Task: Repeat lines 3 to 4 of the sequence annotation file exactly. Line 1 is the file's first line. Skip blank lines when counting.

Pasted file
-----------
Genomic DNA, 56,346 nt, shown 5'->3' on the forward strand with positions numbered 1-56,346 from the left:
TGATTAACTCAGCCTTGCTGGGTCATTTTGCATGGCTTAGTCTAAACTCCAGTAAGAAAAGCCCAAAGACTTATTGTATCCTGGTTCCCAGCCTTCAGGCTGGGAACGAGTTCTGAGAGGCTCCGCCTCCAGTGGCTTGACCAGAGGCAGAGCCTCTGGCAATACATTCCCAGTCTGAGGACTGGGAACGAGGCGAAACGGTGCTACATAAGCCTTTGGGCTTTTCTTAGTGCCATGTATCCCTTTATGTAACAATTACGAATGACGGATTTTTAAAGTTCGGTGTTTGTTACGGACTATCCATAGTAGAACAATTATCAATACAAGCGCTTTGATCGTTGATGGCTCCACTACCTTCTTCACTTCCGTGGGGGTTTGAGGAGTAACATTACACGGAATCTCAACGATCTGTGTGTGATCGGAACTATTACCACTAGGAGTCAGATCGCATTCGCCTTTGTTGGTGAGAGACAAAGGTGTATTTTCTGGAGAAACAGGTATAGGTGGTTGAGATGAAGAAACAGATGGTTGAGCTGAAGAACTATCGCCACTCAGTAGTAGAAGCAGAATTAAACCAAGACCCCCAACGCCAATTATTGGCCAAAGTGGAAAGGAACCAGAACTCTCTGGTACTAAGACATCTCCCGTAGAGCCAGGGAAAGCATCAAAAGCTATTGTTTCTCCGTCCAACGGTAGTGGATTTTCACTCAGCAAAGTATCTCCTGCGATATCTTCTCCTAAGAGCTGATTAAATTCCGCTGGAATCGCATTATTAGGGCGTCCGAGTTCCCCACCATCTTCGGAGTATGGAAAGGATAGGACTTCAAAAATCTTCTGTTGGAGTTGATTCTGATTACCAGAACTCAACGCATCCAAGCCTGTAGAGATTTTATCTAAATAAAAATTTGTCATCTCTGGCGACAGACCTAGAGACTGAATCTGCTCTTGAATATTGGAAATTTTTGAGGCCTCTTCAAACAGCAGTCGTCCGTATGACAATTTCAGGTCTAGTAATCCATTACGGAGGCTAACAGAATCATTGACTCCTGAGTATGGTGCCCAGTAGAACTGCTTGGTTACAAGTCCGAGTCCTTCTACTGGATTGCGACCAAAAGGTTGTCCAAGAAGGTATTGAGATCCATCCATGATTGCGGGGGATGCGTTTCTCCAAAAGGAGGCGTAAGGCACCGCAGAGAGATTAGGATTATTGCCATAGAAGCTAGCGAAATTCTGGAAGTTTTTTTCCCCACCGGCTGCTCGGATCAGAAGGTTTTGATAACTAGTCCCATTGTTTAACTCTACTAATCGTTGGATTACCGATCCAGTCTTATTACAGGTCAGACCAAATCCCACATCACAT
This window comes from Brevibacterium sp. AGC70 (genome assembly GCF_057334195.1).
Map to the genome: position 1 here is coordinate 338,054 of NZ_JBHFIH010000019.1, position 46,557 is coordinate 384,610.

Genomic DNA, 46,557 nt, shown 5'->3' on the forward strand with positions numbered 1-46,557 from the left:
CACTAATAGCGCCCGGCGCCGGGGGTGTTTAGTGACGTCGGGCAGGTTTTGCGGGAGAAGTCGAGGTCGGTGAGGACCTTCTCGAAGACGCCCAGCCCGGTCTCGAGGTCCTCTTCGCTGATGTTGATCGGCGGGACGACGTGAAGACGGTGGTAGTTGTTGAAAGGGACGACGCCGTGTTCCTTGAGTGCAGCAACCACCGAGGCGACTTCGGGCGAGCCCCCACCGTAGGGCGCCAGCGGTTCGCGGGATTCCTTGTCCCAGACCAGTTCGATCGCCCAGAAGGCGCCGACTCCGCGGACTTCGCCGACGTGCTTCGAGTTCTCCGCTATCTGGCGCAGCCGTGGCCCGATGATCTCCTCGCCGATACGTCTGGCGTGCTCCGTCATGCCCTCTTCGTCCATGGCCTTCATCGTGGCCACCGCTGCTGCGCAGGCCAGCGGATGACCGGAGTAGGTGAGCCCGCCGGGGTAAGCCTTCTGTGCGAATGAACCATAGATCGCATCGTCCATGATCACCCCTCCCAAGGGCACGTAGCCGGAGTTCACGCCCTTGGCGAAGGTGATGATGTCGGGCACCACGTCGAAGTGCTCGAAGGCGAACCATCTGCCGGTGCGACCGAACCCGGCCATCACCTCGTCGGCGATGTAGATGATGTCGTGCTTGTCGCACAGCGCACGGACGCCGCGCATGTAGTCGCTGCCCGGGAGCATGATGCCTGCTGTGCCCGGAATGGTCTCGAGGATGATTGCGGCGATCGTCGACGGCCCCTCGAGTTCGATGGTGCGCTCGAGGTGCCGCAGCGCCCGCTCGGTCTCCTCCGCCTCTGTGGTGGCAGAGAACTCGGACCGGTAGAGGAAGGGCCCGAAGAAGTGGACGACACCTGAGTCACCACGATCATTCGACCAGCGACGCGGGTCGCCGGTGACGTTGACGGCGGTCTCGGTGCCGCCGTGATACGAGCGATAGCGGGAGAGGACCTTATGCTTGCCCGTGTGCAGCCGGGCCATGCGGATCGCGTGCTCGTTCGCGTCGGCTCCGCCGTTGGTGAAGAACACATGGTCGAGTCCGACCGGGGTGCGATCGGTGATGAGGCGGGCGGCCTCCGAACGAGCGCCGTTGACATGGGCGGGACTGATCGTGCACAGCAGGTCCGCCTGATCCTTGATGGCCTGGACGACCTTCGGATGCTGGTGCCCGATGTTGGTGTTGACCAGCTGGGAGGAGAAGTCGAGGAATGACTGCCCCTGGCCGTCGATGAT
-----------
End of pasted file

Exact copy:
This window comes from Brevibacterium sp. AGC70 (genome assembly GCF_057334195.1).
Map to the genome: position 1 here is coordinate 338,054 of NZ_JBHFIH010000019.1, position 46,557 is coordinate 384,610.